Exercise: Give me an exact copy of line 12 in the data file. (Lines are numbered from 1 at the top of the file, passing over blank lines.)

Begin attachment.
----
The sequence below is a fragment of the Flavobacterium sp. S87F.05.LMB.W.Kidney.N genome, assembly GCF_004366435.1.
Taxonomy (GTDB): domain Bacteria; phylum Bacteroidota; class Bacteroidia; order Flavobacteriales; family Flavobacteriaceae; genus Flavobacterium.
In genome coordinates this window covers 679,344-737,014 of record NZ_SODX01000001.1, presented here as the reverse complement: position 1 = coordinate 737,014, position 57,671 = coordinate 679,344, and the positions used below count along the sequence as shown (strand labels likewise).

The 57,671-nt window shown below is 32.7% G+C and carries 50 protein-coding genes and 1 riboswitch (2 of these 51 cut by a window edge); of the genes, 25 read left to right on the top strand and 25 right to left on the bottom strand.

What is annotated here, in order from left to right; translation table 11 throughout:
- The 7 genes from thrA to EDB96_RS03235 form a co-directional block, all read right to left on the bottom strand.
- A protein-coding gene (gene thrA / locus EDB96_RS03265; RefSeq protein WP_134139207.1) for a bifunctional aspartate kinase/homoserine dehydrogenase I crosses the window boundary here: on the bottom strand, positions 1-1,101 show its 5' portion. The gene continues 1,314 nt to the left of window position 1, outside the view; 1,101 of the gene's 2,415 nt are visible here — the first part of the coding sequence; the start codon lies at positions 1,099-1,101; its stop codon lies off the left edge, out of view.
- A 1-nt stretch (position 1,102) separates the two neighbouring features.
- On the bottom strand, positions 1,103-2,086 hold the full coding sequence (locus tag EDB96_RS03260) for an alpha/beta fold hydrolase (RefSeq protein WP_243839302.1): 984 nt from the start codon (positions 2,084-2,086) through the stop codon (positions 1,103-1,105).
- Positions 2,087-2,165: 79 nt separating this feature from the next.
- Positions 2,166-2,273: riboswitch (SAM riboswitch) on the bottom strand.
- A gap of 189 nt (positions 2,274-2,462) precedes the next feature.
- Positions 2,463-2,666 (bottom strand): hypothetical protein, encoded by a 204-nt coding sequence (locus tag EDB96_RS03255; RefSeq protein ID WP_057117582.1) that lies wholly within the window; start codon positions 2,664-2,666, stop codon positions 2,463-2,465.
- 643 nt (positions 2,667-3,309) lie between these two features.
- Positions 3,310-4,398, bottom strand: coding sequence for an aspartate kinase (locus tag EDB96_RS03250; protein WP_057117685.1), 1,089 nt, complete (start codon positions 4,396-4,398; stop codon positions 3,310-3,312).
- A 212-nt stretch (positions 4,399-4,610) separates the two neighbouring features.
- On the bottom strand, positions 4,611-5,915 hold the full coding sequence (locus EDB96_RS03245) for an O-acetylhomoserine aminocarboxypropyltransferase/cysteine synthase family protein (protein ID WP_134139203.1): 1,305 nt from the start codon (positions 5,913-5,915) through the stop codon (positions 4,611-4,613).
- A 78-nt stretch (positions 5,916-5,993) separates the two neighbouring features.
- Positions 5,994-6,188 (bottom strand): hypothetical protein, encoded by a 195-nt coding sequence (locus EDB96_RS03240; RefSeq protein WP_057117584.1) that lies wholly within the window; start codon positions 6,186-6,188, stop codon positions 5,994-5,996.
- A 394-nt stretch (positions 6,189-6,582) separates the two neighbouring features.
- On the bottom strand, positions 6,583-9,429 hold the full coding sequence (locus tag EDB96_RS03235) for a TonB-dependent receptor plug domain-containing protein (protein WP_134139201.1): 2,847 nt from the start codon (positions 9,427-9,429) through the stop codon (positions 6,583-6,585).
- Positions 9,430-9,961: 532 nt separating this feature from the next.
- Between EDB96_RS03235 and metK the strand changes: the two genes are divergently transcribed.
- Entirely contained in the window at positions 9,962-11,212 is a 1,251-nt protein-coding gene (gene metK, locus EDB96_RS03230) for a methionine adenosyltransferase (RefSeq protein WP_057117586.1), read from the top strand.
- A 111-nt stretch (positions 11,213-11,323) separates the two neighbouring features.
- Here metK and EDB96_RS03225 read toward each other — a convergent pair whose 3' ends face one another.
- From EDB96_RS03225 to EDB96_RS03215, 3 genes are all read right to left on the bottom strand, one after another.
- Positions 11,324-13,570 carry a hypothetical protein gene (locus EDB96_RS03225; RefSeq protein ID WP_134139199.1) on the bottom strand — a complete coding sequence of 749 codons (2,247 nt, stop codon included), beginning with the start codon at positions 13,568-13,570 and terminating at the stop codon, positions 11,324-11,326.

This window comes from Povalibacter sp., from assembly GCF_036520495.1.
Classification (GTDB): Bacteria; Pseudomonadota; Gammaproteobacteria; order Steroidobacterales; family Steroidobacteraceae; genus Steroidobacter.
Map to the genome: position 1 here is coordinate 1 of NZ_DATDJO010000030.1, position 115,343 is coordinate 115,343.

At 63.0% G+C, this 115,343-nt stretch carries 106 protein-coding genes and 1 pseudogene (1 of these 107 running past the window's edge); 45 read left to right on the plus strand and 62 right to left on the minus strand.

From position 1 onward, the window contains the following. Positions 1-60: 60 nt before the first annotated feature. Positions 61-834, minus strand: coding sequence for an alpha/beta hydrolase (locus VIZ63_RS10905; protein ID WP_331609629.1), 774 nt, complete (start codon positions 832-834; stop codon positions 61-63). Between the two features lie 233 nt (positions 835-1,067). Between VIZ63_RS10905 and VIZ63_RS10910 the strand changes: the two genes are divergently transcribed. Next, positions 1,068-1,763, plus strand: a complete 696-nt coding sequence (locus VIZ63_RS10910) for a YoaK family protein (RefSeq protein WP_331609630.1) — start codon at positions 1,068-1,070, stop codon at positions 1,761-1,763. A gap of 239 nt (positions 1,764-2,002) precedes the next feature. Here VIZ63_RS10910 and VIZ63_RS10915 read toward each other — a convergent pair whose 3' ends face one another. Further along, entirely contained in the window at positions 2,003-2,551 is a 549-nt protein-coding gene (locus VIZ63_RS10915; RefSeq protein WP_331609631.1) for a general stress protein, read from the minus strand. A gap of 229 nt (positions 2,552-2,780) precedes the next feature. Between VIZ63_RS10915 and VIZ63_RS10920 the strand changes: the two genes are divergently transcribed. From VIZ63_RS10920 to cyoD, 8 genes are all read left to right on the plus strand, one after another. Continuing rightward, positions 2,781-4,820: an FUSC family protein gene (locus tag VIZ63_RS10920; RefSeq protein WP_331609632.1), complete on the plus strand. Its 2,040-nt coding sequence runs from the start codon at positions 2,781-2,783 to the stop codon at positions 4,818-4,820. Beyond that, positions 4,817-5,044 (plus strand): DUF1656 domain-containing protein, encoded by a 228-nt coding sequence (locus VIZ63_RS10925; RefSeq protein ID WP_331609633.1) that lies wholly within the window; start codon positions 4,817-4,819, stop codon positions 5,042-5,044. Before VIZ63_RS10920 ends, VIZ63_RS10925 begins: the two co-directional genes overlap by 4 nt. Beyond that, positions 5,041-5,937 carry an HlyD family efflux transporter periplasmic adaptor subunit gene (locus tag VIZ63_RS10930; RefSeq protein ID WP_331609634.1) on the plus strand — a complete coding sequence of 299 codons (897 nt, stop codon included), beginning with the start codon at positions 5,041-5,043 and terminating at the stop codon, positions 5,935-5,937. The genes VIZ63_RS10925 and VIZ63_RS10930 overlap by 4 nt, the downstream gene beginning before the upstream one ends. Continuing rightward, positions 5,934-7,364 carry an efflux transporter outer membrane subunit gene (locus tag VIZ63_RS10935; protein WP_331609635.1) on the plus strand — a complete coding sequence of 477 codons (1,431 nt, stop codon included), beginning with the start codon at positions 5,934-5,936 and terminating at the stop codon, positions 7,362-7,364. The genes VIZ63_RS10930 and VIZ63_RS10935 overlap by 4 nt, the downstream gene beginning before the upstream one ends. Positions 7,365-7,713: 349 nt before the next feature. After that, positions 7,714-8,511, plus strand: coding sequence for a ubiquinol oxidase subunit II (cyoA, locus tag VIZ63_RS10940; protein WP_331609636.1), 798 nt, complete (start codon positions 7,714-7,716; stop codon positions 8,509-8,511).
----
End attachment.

- A gap of 189 nt (positions 2,274-2,462) precedes the next feature.